On September 20, 1985, we left The Netherlands thinking we were going to take a vacation in Florida to see if there were possibilities to start a dairy. 

We found a Dutch couple that needed help badly but could not afford it. They were willing to let us use 40 acres and their milking barn to milk 55 cows we leased with the $5,000 savings we had and his 180 cows 2x a day. This is how Working Cows Dairy was founded. During the 2 summers we were there, Jan planted watermelons on part of the 40 acres and ran a fruit stand in Cottondale, FL to make extra money.

We stayed there for 2 years and found a small dairy about 20 miles down the road we could rent. We moved our belongings: 

  • Mobile home
  • Pick-up truck
  • 29 cows, paid for

Growing Our Family

We stayed in Grand Ridge Florida for 4 years and had 3 boys born there:  Jonny, Mendy, and Ike. We moved our way up with Jan still planting watermelons and cantaloupes in summer months and Rinske doing most of the milking. After 4 years, the lease was up and could no longer be extended. We looked at a lot of places to see if we could build a small dairy barn, found many away from bigger towns, but with 3 little boys that wasn’t an option for us. Until one day in the Hoard’s Dairymen (a dairy magazine), we found 80-acres for sale where we still are in Slocomb, AL. 

A week later, we moved now with: 

  • 3 boys
  • Mobile home
  • Pick-up truck
  • Tractor
  • 220 cows, paid for
  • lots of small equipment  

At this farm, there was a double 8 milking barn, feed barn, a shop, and working pens. We milked our cows 3x a day to make our new payment for the farm work. We grew our dairy by buying an additional 350 acres and building cooling barns, a 48-stall carousel milking barn, and a free-stall barn for 480 cows.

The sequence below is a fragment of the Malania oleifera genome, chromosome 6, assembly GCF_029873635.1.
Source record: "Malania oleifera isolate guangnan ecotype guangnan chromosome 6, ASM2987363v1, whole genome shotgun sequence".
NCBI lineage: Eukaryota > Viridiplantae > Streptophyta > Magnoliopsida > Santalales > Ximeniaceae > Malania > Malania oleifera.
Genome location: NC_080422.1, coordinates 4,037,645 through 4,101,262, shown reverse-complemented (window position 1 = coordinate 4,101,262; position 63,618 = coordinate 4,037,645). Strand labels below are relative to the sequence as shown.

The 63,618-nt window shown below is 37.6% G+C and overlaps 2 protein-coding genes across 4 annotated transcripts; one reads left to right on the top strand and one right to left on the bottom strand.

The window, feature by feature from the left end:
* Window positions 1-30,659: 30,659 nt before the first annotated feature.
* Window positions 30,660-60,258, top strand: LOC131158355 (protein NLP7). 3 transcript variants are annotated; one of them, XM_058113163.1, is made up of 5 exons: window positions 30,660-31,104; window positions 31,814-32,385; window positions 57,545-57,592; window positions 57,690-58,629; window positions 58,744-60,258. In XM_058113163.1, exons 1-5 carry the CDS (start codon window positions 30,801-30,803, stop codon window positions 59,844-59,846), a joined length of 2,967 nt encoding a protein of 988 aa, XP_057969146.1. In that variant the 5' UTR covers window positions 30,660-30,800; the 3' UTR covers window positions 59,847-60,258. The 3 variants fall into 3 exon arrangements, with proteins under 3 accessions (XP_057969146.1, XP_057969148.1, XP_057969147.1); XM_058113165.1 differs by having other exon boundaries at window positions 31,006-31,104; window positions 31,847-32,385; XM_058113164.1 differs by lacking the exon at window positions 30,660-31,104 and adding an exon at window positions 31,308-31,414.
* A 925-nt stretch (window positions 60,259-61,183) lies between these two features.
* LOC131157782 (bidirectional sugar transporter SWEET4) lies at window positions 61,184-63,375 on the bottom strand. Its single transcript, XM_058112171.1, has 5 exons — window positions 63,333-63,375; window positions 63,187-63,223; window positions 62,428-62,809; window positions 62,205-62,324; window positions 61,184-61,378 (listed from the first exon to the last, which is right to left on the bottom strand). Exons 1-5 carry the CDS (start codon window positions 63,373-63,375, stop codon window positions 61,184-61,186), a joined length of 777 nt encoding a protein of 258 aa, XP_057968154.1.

Now we were milking 750 cows, caring for an additional 150 dry cows and lots of calves, plus had 18 employees. Every dollar bill that came in went out right away to pay bills. At that point, we decided this was not our goal when we came to America, all we wanted was having a profitable small dairy. 

Organic, Grass-Fed, Animal-Welfare Approved

In October 2006, we made the decision to go into “niche” marketing of organic products and transitioned our land and cows. Since November 1, 2009, all cows and land have been Certified Organic. We had a contract with a big organic processor and after 2 ½ years they could not pay us any more for organic milk (they really had thought more dairies would move to organics). At that time we switched from being a grain-fed dairy to an Animal Welfare Approved, 100% Grass-Fed dairy.

On May 28, 2010, we started bottling our own milk. First, it was just whole milk gallons and half-gallon, and a little later also chocolate milk. About 2 years into it, we started to separate our milk and offer heavy whipping cream, 2%, and fat-free milk too. Our production for years has been more than enough in the springtime. 

Award-Winning Farmstead Cheese

We finally put our money into a cheese plant in 2016 (in the old milking barn). Rinske started to make her first cheese on February 18, 2017 and has learned a lot the last couple of years from YouTube and visiting a dairy farm and cheese maker in Fryslan (the province in The Netherlands with lots of dairies and where we are from). For the first couple of years, we made raw milk cheeses and last year went to pasteurized milk cheese. We love this cheese and had seen that we could send in a sample for a competition for the Good Food Foundation.  Sure enough, on January 17, 2020, Rinske won the award with: